UConn CLAS Alumni Help Undergraduates Navigate the Career Landscape
Alumni Panel Offers Insights in Industrial Career Paths
So as to build a bridge between students interested in industrial career paths and professionals in industry, the UConn Department of Chemistry—in partnership with the College of Liberal Arts & Sciences (CLAS) and the UConn Foundation—offered students an opportunity to network with CLAS alumni during a panel event on November 8, 2018. Chemistry major Kailey Huot ‘20 (CLAS) reflected, “At a university, you only really get to see the research and academia side of chemistry. It was extremely beneficial and insightful to hear from the other side: people working in industry and how their career path has shaped them.” The panelists offered unique insights about their careers, answered questions regarding leadership and teamwork, and spoke of how UConn CLAS provided them with the skills needed to successfully navigate the career landscape.
Meet the Panelists
Eileen Meehan ’12 (CLAS) & ’14 M.S. took an admittedly non-traditional approach in her career path. After obtaining her B.S. in Biology and M.S. in Chemistry, Meehan explored multiple fields before finding fulfillment in her current position within Human Resources at Oak Hill Advisors, L.P.
Recently retired, Dr. Al Berzinis ’75 (CLAS) & ’79 Ph.D. (UCSD) had been employed by Rohm & Haas, General Electric, and Saudi Arabia Basic Industries Corporation where he developed new polymer products and processes, restructured a research plant, and conducted research internationally.
Dennis Maroney ’89 (CLAS) began his career in consumer fragrances at a small perfume house. Now the Vice President and Senior Perfumer at International Flavors & Fragrances – Consumer Fragrances, Dennis is the architect of some of the scents found in popular personal care products.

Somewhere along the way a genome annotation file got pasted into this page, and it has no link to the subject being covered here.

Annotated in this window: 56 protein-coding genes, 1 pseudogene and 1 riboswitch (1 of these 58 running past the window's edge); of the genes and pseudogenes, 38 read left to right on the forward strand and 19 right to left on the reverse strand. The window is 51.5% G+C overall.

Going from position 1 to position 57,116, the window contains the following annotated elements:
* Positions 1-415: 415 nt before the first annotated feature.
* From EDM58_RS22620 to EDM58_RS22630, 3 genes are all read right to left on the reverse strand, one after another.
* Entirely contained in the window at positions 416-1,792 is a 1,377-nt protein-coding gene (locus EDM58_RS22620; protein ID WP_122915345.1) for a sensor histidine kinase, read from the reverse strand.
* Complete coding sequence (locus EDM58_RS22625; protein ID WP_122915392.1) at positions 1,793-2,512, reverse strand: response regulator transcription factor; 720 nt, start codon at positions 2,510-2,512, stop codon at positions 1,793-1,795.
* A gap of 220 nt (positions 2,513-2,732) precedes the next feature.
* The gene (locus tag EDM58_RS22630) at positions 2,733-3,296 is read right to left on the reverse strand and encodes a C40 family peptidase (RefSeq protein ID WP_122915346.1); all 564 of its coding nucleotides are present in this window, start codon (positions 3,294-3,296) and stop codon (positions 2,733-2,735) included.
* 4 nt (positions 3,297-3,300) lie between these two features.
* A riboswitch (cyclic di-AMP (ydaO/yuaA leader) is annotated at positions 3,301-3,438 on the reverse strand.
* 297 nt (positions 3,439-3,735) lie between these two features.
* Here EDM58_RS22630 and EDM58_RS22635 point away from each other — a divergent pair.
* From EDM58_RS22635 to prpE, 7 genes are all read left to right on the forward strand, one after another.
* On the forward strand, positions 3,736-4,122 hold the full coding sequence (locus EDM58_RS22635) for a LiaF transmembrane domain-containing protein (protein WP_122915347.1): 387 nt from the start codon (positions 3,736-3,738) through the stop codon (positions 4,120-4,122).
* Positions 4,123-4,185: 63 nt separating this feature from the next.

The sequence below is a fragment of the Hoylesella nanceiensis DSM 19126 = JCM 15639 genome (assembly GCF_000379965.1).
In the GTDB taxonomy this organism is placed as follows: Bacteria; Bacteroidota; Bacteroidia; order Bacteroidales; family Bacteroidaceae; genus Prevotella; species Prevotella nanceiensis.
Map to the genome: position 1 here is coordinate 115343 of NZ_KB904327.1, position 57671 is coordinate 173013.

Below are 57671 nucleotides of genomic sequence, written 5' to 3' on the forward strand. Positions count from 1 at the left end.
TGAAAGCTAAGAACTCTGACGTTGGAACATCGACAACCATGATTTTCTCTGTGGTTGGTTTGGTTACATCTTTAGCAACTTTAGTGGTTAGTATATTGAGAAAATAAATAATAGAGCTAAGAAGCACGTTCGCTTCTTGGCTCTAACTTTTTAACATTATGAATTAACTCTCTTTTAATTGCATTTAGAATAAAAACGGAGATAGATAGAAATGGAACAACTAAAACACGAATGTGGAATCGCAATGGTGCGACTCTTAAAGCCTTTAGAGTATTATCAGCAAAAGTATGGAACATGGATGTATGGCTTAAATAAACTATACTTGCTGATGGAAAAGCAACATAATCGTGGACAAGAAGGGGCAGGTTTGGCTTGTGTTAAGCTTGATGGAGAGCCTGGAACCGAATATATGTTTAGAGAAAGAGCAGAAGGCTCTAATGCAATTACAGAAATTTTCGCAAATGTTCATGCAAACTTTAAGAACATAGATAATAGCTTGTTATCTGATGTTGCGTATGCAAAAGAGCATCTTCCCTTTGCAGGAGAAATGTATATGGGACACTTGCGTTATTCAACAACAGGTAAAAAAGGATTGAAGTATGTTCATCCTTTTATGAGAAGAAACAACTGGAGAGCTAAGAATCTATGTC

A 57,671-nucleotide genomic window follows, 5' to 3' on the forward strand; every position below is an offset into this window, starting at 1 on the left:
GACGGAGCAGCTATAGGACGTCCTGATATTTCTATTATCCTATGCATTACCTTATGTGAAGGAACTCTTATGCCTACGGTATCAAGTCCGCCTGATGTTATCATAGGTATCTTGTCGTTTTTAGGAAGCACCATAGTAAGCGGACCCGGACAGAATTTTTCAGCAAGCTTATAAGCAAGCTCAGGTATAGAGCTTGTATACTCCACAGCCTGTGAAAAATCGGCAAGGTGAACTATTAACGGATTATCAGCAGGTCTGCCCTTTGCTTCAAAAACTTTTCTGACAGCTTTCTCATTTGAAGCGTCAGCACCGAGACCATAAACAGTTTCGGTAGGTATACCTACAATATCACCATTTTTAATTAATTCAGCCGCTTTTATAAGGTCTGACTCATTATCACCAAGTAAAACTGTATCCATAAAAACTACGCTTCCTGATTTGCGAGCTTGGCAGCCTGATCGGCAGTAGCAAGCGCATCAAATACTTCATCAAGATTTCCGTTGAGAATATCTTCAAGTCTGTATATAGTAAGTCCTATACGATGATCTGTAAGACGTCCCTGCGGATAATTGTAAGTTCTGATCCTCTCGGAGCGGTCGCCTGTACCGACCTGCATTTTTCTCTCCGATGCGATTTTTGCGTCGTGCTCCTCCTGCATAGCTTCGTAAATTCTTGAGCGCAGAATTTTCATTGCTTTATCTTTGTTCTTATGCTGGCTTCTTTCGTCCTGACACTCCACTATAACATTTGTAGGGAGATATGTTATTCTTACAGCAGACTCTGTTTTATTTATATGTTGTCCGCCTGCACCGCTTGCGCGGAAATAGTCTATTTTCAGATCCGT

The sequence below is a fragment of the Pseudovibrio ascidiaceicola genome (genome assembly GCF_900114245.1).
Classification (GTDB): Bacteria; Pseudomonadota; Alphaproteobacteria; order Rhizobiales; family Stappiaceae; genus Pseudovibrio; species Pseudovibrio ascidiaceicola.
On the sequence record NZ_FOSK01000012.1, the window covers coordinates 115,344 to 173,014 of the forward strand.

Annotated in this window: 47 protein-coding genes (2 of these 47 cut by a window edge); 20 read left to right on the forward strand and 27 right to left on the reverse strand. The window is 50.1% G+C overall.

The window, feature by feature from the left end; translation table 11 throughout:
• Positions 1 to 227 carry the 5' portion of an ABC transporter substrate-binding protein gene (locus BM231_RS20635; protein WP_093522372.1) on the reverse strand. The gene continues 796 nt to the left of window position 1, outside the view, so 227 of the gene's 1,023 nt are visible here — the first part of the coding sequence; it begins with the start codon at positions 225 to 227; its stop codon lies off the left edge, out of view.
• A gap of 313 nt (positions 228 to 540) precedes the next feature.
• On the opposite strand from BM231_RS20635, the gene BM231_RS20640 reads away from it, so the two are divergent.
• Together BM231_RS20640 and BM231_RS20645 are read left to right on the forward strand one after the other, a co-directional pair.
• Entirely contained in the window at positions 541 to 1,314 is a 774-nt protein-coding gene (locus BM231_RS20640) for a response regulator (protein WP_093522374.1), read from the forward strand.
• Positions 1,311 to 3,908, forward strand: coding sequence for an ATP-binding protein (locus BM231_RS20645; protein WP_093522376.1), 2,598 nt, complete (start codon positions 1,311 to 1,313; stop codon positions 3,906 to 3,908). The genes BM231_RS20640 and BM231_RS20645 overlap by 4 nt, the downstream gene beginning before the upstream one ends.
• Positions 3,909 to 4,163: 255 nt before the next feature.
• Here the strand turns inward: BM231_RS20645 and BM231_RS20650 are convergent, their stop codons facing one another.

The Value of CLAS & Ph.D. Degrees
Meehan and Berzinis agreed that a comprehensive liberal arts degree has allowed them to succeed in their respective career paths. Meehan believes that taking a variety of courses and engaging in a variety of experiences is “part of building a well-rounded self. Sometimes, you need to get out of your comfort zone to become more well-rounded and find something you like.” Although Meehan acknowledged that Human Resources is not a typical career path for a chemistry major, she asserts that she carried her chemistry degree with her through each stage of her journey: “I use my skills as a chemist to think outside the box and to look for efficiencies that save people’s time and money.” Berzinis also advised students to take a variety of courses and to take advantage of undergraduate research experiences: “Try it out and learn something from everything you do.”
Maroney believes the Liberal Arts part of his CLAS degree has been fundamental to his success: “You need to be able to communicate well. In addition to making the perfumes, you need to be able to describe the scents. Don’t tell me you want a product to smell like the morning dew, but not be able to describe it.” Maroney attributed the depth and breadth of courses at UConn to building a successful foundation: “If you want to keep growing, you want to make sure your base and your foundation is strong.” Maroney believes that in today’s world, you need to have a diverse set of skills gained from a variety of classroom and real-world experiences.